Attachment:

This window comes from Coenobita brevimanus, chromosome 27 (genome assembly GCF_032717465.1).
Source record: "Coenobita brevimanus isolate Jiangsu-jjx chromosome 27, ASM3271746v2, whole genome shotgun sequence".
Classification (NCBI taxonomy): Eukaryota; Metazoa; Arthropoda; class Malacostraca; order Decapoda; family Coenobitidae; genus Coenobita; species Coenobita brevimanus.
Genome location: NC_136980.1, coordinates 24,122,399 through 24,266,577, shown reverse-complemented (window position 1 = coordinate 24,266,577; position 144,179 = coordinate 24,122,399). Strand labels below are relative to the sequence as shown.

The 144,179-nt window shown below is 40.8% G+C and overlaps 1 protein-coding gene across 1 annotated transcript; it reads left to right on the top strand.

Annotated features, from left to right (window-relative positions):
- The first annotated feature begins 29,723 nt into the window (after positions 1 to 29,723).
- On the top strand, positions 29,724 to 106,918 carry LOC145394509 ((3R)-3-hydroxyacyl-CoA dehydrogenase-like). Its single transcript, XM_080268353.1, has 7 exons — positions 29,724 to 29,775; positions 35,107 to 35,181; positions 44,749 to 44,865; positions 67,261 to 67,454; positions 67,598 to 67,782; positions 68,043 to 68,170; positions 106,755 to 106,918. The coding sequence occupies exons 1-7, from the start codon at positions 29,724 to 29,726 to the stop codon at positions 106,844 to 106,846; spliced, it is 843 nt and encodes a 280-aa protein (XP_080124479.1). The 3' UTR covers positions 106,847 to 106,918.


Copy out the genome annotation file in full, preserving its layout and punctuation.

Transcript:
This window comes from Coenobita brevimanus, chromosome 27 (genome assembly GCF_032717465.1).
Source record: "Coenobita brevimanus isolate Jiangsu-jjx chromosome 27, ASM3271746v2, whole genome shotgun sequence".
Classification (NCBI taxonomy): Eukaryota; Metazoa; Arthropoda; class Malacostraca; order Decapoda; family Coenobitidae; genus Coenobita; species Coenobita brevimanus.
Genome location: NC_136980.1, coordinates 24,122,399 through 24,266,577, shown reverse-complemented (window position 1 = coordinate 24,266,577; position 144,179 = coordinate 24,122,399). Strand labels below are relative to the sequence as shown.

The 144,179-nt window shown below is 40.8% G+C and overlaps 1 protein-coding gene across 1 annotated transcript; it reads left to right on the top strand.

Annotated features, from left to right (window-relative positions):
- The first annotated feature begins 29,723 nt into the window (after positions 1 to 29,723).
- On the top strand, positions 29,724 to 106,918 carry LOC145394509 ((3R)-3-hydroxyacyl-CoA dehydrogenase-like). Its single transcript, XM_080268353.1, has 7 exons — positions 29,724 to 29,775; positions 35,107 to 35,181; positions 44,749 to 44,865; positions 67,261 to 67,454; positions 67,598 to 67,782; positions 68,043 to 68,170; positions 106,755 to 106,918. The coding sequence occupies exons 1-7, from the start codon at positions 29,724 to 29,726 to the stop codon at positions 106,844 to 106,846; spliced, it is 843 nt and encodes a 280-aa protein (XP_080124479.1). The 3' UTR covers positions 106,847 to 106,918.